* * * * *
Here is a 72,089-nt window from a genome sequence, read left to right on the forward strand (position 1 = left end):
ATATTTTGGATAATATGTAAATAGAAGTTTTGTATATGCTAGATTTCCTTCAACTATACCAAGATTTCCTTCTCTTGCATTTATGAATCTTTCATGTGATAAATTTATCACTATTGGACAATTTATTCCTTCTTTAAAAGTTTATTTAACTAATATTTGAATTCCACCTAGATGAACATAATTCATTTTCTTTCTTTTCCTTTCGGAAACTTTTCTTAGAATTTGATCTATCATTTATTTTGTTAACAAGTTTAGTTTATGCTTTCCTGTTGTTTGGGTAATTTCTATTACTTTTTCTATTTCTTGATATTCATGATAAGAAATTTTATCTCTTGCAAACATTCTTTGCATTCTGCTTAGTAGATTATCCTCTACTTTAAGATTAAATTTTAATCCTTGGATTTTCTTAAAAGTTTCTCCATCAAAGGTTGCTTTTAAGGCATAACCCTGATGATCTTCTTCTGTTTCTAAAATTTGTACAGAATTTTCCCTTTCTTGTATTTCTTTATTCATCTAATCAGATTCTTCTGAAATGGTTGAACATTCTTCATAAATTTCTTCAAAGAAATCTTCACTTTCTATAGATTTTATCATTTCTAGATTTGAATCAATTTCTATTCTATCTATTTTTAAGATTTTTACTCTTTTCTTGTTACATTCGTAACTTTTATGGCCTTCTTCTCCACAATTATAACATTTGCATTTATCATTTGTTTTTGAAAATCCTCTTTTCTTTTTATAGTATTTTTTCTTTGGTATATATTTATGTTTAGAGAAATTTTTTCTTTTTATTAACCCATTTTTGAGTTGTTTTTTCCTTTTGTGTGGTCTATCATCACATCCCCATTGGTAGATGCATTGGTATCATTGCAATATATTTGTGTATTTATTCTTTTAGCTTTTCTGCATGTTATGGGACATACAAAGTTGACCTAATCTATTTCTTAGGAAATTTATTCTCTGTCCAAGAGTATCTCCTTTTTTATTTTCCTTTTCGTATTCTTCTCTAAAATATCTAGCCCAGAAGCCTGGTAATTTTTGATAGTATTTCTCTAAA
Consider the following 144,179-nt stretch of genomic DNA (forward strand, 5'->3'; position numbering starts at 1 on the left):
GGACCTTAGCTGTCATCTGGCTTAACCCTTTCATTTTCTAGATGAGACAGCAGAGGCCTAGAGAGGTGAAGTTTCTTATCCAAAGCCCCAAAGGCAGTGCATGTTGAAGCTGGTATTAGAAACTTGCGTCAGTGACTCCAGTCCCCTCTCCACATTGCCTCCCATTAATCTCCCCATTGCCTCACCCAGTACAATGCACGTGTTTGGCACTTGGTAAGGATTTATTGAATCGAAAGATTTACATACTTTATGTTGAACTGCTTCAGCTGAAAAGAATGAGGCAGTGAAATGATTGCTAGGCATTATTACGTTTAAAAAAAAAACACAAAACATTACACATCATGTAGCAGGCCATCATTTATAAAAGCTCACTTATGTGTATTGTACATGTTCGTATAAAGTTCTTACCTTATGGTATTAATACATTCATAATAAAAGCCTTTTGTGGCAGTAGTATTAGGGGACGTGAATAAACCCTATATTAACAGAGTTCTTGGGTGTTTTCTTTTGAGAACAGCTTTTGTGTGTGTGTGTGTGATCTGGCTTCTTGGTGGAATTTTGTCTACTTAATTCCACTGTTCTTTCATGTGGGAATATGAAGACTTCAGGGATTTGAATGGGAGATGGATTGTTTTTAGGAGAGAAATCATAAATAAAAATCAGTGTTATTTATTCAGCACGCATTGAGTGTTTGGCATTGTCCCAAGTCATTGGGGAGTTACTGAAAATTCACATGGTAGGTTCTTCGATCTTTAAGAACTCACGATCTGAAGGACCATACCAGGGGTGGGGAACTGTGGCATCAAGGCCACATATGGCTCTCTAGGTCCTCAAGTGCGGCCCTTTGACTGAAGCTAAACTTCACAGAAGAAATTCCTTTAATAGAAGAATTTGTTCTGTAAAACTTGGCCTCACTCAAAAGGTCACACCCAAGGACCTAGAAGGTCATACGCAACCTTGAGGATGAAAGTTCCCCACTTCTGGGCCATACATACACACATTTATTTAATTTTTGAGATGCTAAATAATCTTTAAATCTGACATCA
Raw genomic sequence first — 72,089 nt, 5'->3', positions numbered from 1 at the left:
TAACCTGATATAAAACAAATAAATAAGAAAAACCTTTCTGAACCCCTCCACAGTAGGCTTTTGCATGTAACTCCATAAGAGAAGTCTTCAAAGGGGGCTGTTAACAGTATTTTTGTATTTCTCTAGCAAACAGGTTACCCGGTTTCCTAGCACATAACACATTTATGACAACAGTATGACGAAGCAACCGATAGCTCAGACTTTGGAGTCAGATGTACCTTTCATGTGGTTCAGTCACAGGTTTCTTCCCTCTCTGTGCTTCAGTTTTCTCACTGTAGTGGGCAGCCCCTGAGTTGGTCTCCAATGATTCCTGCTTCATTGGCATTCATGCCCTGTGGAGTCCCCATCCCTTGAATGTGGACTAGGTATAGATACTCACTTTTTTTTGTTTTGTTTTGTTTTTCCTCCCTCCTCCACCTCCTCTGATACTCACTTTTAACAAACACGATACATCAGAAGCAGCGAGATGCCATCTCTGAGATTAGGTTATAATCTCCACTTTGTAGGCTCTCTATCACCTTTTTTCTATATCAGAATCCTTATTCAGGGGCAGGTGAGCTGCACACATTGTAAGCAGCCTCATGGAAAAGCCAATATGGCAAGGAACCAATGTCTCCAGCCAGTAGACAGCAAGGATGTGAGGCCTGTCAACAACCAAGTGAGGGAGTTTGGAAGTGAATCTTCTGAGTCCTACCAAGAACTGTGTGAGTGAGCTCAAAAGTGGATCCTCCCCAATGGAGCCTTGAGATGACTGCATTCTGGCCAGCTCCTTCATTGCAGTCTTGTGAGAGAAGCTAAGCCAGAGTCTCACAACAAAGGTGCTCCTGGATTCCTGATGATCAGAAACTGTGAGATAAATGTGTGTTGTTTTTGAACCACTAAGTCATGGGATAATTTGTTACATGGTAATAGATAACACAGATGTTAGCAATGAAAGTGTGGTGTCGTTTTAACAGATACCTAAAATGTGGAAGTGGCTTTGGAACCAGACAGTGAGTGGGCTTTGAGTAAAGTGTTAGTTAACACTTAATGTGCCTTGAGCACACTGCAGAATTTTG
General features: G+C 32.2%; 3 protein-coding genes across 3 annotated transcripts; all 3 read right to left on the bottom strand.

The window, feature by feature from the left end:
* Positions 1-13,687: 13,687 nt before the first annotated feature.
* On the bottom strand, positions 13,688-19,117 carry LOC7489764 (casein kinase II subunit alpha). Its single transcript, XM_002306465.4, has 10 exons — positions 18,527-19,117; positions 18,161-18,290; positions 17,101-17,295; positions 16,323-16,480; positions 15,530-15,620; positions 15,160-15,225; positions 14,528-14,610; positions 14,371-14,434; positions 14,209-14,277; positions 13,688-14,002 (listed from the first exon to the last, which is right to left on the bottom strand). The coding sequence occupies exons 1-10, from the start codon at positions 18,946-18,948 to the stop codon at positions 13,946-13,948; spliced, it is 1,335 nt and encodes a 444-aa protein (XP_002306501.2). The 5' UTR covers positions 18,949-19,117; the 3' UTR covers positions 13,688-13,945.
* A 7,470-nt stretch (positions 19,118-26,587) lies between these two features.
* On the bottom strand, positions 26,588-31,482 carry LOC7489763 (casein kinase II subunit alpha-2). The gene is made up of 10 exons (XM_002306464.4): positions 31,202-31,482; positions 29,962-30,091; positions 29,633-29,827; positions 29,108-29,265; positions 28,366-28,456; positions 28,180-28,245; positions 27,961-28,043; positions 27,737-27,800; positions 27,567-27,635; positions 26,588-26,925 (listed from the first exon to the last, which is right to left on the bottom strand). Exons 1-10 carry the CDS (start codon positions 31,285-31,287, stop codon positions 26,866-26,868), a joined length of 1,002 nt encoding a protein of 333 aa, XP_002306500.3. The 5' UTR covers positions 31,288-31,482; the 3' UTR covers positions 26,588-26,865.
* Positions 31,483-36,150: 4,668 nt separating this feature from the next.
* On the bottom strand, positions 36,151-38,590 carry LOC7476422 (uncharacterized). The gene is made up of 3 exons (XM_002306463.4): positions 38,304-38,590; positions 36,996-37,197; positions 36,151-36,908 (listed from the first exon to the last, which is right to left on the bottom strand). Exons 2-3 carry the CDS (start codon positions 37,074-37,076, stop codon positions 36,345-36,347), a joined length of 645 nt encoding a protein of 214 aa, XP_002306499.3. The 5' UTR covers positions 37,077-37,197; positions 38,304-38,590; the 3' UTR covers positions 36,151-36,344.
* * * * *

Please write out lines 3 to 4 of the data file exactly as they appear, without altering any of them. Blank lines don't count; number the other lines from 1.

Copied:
Consider the following 144,179-nt stretch of genomic DNA (forward strand, 5'->3'; position numbering starts at 1 on the left):
GGACCTTAGCTGTCATCTGGCTTAACCCTTTCATTTTCTAGATGAGACAGCAGAGGCCTAGAGAGGTGAAGTTTCTTATCCAAAGCCCCAAAGGCAGTGCATGTTGAAGCTGGTATTAGAAACTTGCGTCAGTGACTCCAGTCCCCTCTCCACATTGCCTCCCATTAATCTCCCCATTGCCTCACCCAGTACAATGCACGTGTTTGGCACTTGGTAAGGATTTATTGAATCGAAAGATTTACATACTTTATGTTGAACTGCTTCAGCTGAAAAGAATGAGGCAGTGAAATGATTGCTAGGCATTATTACGTTTAAAAAAAAAACACAAAACATTACACATCATGTAGCAGGCCATCATTTATAAAAGCTCACTTATGTGTATTGTACATGTTCGTATAAAGTTCTTACCTTATGGTATTAATACATTCATAATAAAAGCCTTTTGTGGCAGTAGTATTAGGGGACGTGAATAAACCCTATATTAACAGAGTTCTTGGGTGTTTTCTTTTGAGAACAGCTTTTGTGTGTGTGTGTGTGATCTGGCTTCTTGGTGGAATTTTGTCTACTTAATTCCACTGTTCTTTCATGTGGGAATATGAAGACTTCAGGGATTTGAATGGGAGATGGATTGTTTTTAGGAGAGAAATCATAAATAAAAATCAGTGTTATTTATTCAGCACGCATTGAGTGTTTGGCATTGTCCCAAGTCATTGGGGAGTTACTGAAAATTCACATGGTAGGTTCTTCGATCTTTAAGAACTCACGATCTGAAGGACCATACCAGGGGTGGGGAACTGTGGCATCAAGGCCACATATGGCTCTCTAGGTCCTCAAGTGCGGCCCTTTGACTGAAGCTAAACTTCACAGAAGAAATTCCTTTAATAGAAGAATTTGTTCTGTAAAACTTGGCCTCACTCAAAAGGTCACACCCAAGGACCTAGAAGGTCATACGCAACCTTGAGGATGAAAGTTCCCCACTTCTGGGCCATACATACACACATTTATTTAATTTTTGAGATGCTAAATAATCTTTAAATCTGACATCA